“Trying to recruit farmers is an attempt by the OTA to redeem their damaged credibility and sell their agenda on Capitol Hill,” said Mark A. Kastel, Codirector at The Cornucopia Institute. “The agribusiness lobby is also attempting to dilute the influence of nonprofit groups and cooperatives that legitimately represent the interests of family-scale farmers — and frequently differ with the OTA on regulatory policy.”

Over the past two years the OTA has run into a buzzsaw of opposition from farmers, and the groups that represent them, after proposing a commodity checkoff that would create an estimated $40 million per year. “Farmers are understandably skeptical about being forced to pay into such a fund because of a long history of corruption, mismanagement and lack of effectiveness in existing checkoff programs showcasing milk mustaches, ‘incredible edible eggs,’ and ‘the other white meat’ (pork),” Kastel said.

The OTA is held in low esteem by many farmers and organic food advocates because of its past history and alleged duplicity in dealing with other interests in the organic food movement. “This move is consistent with a long pattern of agribusiness executives treating family farmers as ignorant and naïve,” said Richard Parrott, a Buhl, Idaho, organic beef and crop producer who has been certified since 1992. “Why should farmers trust corporations that buy organic commodities from factory farms, and have pitted U.S. farmers, like me, against Chinese exports, when they tell us they are looking out for our interests?” One of the crops Parrott produces is dried beans, an organic commodity that has been dominated by imports for a number of years.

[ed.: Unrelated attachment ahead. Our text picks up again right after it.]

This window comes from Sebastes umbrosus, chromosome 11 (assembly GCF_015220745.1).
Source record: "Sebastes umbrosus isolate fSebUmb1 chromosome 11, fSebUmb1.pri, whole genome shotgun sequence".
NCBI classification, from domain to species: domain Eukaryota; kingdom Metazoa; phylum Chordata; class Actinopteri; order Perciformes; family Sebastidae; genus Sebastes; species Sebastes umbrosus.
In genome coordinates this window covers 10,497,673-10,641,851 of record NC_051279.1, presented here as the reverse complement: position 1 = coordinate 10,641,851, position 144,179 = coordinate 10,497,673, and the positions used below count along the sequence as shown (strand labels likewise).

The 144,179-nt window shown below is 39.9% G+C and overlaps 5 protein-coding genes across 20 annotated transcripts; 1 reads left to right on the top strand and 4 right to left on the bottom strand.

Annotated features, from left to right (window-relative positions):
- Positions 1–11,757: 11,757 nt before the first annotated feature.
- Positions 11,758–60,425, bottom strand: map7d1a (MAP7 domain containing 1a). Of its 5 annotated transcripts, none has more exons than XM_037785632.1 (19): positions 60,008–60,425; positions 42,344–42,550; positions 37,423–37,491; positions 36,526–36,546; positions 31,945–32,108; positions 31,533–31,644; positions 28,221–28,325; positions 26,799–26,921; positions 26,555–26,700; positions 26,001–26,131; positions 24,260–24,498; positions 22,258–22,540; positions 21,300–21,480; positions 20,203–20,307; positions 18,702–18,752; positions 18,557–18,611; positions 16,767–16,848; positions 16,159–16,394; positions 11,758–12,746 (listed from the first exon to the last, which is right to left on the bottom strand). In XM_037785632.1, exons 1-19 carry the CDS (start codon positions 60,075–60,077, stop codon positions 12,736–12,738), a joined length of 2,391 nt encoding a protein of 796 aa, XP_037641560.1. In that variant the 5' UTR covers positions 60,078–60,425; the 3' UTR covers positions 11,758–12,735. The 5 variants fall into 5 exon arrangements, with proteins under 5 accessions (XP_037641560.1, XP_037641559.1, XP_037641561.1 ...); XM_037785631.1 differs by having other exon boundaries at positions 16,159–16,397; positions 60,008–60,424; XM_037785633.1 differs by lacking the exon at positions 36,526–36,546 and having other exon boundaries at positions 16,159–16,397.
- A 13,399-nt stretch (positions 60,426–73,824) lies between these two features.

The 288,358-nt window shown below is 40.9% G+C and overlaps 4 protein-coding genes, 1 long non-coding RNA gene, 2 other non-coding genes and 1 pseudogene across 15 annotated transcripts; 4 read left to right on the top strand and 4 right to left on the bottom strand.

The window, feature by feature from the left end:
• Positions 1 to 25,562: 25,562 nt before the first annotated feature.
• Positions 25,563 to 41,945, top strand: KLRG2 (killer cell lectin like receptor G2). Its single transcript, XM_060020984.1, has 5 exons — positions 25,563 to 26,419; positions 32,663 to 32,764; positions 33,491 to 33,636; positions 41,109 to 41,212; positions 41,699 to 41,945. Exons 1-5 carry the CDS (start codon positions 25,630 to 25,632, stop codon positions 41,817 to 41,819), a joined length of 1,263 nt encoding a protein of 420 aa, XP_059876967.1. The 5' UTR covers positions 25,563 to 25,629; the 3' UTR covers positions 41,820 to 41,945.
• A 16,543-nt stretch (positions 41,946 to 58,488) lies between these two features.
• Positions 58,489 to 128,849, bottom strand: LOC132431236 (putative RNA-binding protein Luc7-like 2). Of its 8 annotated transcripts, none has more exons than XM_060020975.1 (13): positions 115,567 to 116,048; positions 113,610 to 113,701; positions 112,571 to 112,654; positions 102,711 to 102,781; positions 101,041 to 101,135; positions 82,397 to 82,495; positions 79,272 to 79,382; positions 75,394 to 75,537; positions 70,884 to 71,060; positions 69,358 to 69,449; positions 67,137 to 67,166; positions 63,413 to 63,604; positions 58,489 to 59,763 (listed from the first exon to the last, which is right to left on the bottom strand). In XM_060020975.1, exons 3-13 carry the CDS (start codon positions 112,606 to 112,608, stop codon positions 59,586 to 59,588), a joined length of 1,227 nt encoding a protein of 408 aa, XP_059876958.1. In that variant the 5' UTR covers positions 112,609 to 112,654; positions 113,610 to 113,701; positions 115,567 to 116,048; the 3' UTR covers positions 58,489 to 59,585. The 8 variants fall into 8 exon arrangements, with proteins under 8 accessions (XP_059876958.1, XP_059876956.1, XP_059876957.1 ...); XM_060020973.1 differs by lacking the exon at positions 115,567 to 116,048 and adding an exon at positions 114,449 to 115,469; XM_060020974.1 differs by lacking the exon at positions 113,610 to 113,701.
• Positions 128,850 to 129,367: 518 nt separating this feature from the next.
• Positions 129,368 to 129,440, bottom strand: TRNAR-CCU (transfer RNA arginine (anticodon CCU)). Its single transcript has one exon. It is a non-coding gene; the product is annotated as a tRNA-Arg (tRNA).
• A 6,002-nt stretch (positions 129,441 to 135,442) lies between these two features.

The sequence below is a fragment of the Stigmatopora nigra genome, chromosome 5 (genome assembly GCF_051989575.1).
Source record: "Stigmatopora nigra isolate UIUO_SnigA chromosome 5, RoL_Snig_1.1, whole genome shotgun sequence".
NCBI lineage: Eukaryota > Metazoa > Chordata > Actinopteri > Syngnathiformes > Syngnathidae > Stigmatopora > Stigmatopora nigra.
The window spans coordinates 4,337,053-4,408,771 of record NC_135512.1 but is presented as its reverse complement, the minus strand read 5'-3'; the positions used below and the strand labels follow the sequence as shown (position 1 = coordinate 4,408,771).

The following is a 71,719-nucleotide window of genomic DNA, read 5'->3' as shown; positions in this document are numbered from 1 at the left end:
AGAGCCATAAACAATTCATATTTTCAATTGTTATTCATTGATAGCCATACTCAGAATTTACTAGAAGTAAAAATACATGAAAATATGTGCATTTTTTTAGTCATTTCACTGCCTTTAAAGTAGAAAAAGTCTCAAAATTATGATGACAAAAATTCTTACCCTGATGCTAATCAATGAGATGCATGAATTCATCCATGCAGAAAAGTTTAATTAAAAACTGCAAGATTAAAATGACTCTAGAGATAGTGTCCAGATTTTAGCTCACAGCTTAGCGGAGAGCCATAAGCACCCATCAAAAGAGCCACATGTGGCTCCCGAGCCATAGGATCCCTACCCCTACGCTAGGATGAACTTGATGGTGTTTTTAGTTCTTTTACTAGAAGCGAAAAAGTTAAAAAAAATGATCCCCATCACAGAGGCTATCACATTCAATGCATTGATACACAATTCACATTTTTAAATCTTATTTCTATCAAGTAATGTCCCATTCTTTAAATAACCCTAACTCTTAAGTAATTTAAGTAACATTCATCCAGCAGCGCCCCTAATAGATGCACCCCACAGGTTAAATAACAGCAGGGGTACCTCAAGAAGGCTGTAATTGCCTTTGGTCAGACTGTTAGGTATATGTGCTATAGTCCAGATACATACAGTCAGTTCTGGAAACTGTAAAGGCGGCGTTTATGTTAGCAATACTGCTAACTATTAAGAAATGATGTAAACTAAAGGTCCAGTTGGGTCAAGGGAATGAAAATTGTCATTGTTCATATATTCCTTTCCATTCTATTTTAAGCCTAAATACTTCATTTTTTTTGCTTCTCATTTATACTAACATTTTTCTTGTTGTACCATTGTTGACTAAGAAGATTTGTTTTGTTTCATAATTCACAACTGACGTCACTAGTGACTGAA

The trade-lobby group is also looked at as a major political force behind recent highly controversial moves at the USDA that significantly water down the independent power of the National Organic Standards Board, an expert advisory panel Congress set up to protect organic rulemaking from undue corporate influence.

When the OTA started out, during the 1980s as the Organic Foods Production Association of North America (OFPANA), the organization was widely recognized as an umbrella group with many farmers, organic certifiers, nonprofits and processors (all of which, at the time, were independently owned). Since then, the OTA has morphed into what The Cornucopia Institute calls “just another powerful, trade-lobby group funded and controlled by multibillion-dollar, multinational food corporations.”

The OTA is now controlled and funded by large corporate agribusinesses such as Smucker’s, General Mills, Hershey, and Kellogg’s. Unlike the majority of organic farmers, many of the most active and influential members of the OTA earn the majority of their revenue selling non-organic food.

In recent years, there have been virtually no working farmers as OTA members (other than a few that are affiliated with the corporate participants), and a large percentage of the nonprofits were given, unsolicited, free memberships.

“When they doubled their dues a few years ago they lost most of their farmers and other individual members,” added Kastel. OTA membership now costs between hundreds of dollars a year to $35,000 per year, on a sliding scale (and many corporate members make additional contributions in the tens of thousands of dollars).